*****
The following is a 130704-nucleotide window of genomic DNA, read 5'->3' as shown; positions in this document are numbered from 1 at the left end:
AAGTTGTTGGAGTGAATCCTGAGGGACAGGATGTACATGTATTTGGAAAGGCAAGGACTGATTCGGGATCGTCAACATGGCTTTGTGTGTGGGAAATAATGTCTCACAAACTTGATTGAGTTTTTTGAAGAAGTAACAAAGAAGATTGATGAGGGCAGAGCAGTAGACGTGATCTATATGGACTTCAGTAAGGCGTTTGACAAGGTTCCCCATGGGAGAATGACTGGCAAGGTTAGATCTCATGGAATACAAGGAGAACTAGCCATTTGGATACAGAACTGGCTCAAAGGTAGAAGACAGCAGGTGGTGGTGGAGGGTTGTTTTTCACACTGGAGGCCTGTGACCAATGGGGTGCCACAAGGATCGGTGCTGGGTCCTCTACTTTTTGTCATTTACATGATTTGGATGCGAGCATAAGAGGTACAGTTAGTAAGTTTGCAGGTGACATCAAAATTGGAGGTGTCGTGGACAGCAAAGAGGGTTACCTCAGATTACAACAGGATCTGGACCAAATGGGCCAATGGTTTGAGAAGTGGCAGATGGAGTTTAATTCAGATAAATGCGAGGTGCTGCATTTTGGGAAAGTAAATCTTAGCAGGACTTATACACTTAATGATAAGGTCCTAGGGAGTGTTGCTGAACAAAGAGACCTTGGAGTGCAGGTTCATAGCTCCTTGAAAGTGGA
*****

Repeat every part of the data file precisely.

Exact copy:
The following is a 130704-nucleotide window of genomic DNA, read 5'->3' as shown; positions in this document are numbered from 1 at the left end:
AAGTTGTTGGAGTGAATCCTGAGGGACAGGATGTACATGTATTTGGAAAGGCAAGGACTGATTCGGGATCGTCAACATGGCTTTGTGTGTGGGAAATAATGTCTCACAAACTTGATTGAGTTTTTTGAAGAAGTAACAAAGAAGATTGATGAGGGCAGAGCAGTAGACGTGATCTATATGGACTTCAGTAAGGCGTTTGACAAGGTTCCCCATGGGAGAATGACTGGCAAGGTTAGATCTCATGGAATACAAGGAGAACTAGCCATTTGGATACAGAACTGGCTCAAAGGTAGAAGACAGCAGGTGGTGGTGGAGGGTTGTTTTTCACACTGGAGGCCTGTGACCAATGGGGTGCCACAAGGATCGGTGCTGGGTCCTCTACTTTTTGTCATTTACATGATTTGGATGCGAGCATAAGAGGTACAGTTAGTAAGTTTGCAGGTGACATCAAAATTGGAGGTGTCGTGGACAGCAAAGAGGGTTACCTCAGATTACAACAGGATCTGGACCAAATGGGCCAATGGTTTGAGAAGTGGCAGATGGAGTTTAATTCAGATAAATGCGAGGTGCTGCATTTTGGGAAAGTAAATCTTAGCAGGACTTATACACTTAATGATAAGGTCCTAGGGAGTGTTGCTGAACAAAGAGACCTTGGAGTGCAGGTTCATAGCTCCTTGAAAGTGGA